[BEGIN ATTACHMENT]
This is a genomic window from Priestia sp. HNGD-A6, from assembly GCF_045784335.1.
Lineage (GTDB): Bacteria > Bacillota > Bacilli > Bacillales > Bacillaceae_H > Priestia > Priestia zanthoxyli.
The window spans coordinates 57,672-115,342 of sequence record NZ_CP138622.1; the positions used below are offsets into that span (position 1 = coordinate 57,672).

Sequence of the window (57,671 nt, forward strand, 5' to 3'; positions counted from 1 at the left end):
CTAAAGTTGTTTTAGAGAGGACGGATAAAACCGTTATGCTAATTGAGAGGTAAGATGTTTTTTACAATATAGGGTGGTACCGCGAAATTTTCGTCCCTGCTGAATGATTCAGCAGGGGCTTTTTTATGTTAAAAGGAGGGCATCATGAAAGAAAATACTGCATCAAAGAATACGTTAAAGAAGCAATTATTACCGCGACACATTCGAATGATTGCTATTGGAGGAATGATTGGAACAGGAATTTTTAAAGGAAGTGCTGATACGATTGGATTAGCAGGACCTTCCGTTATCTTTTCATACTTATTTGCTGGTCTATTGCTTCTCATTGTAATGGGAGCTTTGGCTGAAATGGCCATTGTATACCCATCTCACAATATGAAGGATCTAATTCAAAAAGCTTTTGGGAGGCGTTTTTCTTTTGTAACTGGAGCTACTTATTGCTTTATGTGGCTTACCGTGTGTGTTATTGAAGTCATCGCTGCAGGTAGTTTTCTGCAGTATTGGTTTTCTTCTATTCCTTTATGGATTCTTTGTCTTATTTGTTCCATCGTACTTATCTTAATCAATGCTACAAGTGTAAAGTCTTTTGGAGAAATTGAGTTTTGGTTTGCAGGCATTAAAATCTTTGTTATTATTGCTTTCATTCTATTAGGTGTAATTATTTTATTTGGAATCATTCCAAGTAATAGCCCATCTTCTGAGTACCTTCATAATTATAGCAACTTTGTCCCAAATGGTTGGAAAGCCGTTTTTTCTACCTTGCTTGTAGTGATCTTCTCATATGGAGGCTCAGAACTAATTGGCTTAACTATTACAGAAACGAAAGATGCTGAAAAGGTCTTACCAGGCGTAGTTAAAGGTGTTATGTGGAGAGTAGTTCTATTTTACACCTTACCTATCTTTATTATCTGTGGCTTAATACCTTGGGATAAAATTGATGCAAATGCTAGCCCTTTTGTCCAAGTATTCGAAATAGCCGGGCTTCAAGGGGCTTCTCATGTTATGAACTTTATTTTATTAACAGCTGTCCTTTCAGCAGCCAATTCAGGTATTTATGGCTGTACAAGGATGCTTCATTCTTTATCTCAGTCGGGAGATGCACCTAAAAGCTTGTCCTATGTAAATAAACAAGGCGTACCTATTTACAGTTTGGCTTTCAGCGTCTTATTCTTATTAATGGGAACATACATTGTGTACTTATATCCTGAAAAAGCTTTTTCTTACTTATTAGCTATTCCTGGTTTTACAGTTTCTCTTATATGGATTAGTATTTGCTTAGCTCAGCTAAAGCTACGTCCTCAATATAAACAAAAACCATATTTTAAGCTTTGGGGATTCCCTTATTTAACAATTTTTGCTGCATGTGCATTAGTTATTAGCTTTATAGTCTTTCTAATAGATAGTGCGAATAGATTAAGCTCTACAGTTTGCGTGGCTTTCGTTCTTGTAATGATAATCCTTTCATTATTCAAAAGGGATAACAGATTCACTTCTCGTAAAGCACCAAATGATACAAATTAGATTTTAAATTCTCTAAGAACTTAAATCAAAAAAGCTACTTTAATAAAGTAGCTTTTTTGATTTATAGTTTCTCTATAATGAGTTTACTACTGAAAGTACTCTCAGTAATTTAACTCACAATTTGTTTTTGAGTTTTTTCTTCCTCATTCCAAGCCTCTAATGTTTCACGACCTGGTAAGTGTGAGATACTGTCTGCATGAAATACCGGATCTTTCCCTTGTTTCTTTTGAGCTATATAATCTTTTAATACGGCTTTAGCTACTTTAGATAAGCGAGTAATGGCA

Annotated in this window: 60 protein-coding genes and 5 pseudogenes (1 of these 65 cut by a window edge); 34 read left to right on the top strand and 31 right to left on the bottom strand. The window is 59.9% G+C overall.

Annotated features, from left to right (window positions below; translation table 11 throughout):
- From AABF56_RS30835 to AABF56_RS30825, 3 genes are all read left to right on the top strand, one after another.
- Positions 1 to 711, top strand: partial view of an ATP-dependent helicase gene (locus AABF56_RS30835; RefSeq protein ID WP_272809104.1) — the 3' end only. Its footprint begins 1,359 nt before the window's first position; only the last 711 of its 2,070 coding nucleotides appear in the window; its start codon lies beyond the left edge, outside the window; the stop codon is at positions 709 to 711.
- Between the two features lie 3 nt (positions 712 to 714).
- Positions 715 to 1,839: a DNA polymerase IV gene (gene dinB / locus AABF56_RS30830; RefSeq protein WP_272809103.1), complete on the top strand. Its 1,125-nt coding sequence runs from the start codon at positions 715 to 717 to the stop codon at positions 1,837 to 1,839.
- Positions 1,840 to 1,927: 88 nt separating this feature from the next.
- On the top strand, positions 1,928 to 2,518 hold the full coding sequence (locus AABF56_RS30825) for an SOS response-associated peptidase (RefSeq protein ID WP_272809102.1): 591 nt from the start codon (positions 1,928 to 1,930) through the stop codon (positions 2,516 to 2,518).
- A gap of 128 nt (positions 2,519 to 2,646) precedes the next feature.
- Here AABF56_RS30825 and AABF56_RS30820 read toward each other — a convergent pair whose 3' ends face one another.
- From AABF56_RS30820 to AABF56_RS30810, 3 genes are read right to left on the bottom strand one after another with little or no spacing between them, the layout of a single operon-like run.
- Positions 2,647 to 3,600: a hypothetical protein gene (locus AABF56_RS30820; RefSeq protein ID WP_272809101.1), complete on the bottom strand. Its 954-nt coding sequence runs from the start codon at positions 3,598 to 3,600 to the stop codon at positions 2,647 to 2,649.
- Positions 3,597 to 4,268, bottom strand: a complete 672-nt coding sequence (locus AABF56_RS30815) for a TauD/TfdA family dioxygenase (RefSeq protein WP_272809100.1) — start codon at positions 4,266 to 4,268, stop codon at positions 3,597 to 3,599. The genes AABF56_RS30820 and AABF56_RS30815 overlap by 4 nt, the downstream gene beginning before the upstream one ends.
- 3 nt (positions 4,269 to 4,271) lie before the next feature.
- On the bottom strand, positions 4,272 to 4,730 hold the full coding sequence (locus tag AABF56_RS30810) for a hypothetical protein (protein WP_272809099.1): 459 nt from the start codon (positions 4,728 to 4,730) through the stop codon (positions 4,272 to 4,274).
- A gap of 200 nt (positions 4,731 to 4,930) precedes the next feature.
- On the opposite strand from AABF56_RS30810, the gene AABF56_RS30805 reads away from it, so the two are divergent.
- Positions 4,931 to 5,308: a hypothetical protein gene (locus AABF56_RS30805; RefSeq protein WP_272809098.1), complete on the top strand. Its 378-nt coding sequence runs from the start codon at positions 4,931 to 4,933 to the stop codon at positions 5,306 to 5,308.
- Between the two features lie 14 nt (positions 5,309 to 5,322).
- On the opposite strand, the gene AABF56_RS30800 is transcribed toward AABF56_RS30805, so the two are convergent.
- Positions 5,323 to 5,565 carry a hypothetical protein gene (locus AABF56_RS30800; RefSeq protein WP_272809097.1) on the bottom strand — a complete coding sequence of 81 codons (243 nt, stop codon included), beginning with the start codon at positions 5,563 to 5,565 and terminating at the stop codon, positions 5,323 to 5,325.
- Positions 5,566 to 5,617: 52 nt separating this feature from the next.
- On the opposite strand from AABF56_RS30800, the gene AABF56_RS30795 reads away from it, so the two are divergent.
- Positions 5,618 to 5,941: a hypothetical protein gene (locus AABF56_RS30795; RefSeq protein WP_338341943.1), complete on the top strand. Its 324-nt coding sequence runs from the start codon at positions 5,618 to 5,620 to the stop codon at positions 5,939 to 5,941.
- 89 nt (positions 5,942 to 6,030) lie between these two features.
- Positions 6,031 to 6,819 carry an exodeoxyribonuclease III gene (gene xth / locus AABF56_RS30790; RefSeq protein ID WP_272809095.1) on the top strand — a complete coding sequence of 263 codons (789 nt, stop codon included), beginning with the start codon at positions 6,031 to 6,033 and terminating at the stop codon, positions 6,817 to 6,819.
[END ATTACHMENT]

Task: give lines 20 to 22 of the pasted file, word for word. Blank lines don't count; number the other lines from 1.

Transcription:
- On the bottom strand, positions 4,272 to 4,730 hold the full coding sequence (locus tag AABF56_RS30810) for a hypothetical protein (protein WP_272809099.1): 459 nt from the start codon (positions 4,728 to 4,730) through the stop codon (positions 4,272 to 4,274).
- A gap of 200 nt (positions 4,731 to 4,930) precedes the next feature.
- On the opposite strand from AABF56_RS30810, the gene AABF56_RS30805 reads away from it, so the two are divergent.